The move, first reported by Newsday, was applauded by critics of the prospective Hamptons wind farms, which would have been visible 15 miles from shore. "That's excellent news," said Southampton Town Supervisor Jay Schneiderman, who opposed turbines off the East End.

Instead, BOEM will focus on a series of wind-energy areas to the west and south for its upcoming lease auction, officials said during an online task force meeting. Excluding the areas off the Hamptons, BOEM identified eight areas of around 80,000 acres in the New York Bight that it said could produce 7,600 megawatts of wind energy, enough to power 2.7 million homes. Most are nearer the New Jersey coast, while two, called Hudson North and Central Bight, are closer to Long Island.

Janison: GOP's 'radical' tags on Biden don't stick

While trying to shake off nasty and personal attacks from former President Donald Trump on one front, Senate Minority Leader Mitch McConnell struggles to define a threat from the Republican Party's foes at the ballot box.

So on Tuesday, McConnell asserted that "what we are confronted with here is a totally left-wing administration" that's "trying to transform America into something no one voted for last year." Yet Biden's approval rating has been a steady 53%, with near-universal satisfaction from Democrats.

McConnell's rhetoric could keep the GOP base engaged. But beyond that, his problem, writes Newsday's Dan Janison, is that several transformations and slogans pushed by left-leaning Democratic activists appear quite far from the verge of happening.

For one, the U.S. Supreme Court isn't about to be expanded and "packed" by now-dominant Democrats. Even if Biden were to want to increase the number of justices — after he hears in six months from an advisory commission — any change would require approval in Congress, where fierce opposition would be expected. Approval sought by progressives of "Medicare for All" remains highly unlikely in this Congress.

Biden's push to raise corporate tax rates hardly threatens a sweeping redistribution of wealth among American citizens. McConnell condemned Biden's Afghanistan withdrawal plan, but a complication is that Trump advocated a pullout too.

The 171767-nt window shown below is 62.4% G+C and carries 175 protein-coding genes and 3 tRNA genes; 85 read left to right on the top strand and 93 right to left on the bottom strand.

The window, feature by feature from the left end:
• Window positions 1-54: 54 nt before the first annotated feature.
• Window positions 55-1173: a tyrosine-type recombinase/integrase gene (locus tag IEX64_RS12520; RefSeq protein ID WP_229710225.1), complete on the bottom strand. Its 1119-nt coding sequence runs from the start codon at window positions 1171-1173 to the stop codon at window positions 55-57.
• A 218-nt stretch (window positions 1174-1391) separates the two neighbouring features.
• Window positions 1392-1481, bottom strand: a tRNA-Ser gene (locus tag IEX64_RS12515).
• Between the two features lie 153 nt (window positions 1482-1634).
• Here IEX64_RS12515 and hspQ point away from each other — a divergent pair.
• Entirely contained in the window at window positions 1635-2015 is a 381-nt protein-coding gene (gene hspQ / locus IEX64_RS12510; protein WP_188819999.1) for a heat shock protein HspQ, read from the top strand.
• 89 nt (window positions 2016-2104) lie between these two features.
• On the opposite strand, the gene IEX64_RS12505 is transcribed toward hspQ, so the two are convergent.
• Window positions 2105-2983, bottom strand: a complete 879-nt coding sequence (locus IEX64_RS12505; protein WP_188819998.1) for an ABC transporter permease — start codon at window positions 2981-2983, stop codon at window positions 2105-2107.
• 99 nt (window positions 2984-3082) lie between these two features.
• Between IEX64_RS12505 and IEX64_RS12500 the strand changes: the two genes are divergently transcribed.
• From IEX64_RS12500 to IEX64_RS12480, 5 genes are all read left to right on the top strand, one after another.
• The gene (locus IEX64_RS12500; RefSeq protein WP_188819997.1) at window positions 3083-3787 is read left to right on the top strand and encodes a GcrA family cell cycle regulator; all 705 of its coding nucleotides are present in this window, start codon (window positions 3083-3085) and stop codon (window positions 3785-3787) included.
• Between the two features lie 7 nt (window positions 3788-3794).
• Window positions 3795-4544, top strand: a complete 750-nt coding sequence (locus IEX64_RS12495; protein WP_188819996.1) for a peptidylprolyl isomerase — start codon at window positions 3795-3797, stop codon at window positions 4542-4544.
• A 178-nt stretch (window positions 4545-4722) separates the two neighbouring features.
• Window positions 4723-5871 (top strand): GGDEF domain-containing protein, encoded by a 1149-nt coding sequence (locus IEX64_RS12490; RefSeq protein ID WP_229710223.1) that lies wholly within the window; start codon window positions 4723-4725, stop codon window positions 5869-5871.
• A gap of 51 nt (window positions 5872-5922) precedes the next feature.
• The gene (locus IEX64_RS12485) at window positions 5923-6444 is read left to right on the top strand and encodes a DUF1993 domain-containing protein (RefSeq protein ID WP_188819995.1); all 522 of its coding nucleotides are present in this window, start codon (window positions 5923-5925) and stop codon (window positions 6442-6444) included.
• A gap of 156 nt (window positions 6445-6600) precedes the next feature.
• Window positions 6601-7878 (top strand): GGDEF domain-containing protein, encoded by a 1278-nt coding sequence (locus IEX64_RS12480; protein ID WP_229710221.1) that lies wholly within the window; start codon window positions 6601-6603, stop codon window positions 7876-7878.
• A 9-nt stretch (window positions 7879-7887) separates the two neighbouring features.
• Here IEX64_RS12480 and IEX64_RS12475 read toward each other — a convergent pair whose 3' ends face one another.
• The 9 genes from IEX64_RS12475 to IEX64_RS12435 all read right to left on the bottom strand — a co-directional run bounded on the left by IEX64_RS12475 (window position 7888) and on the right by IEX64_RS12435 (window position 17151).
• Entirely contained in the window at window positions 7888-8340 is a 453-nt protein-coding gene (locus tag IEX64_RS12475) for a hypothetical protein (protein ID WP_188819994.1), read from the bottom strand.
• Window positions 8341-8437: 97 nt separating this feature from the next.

Cop cleared in killing of Capitol rioter

The Justice Department said Wednesday that it will not pursue criminal charges against the police officer who fatally shot a woman who was at the head of a mob trying to invade the House chamber during the Jan. 6 pro-Trump invasion of the U.S. Capitol.

Ashli Babbitt, 35, a QAnon adherent from the San Diego area, was shot once as she climbed through the broken glass window of a barricaded door to the Speaker's Lobby, which leads to the chamber. A DOJ statement said its investigation cast no doubt to contradict the Capitol Police officer's reasonable belief that it "was necessary to do so in self-defense or in defense of the Members of Congress and others evacuating the House Chamber."

A blistering internal report by the Capitol Police describes a multitude of missteps that left the department unprepared for the Jan. 6 insurrection — riot shields that shattered upon impact, expired weapons that couldn’t be used and inadequate training, The Associated Press reported. Among the missed intelligence was an insurrectionists' warning: "We get our president or we die."

Capitol Police Inspector General Michael Bolton will testify at a congressional hearing Thursday.

Biden moves on housing bias

The Biden administration has taken steps to undo two Trump administration initiatives that were criticized by fair-housing advocates as undermining the fight against discrimination, Politico reports.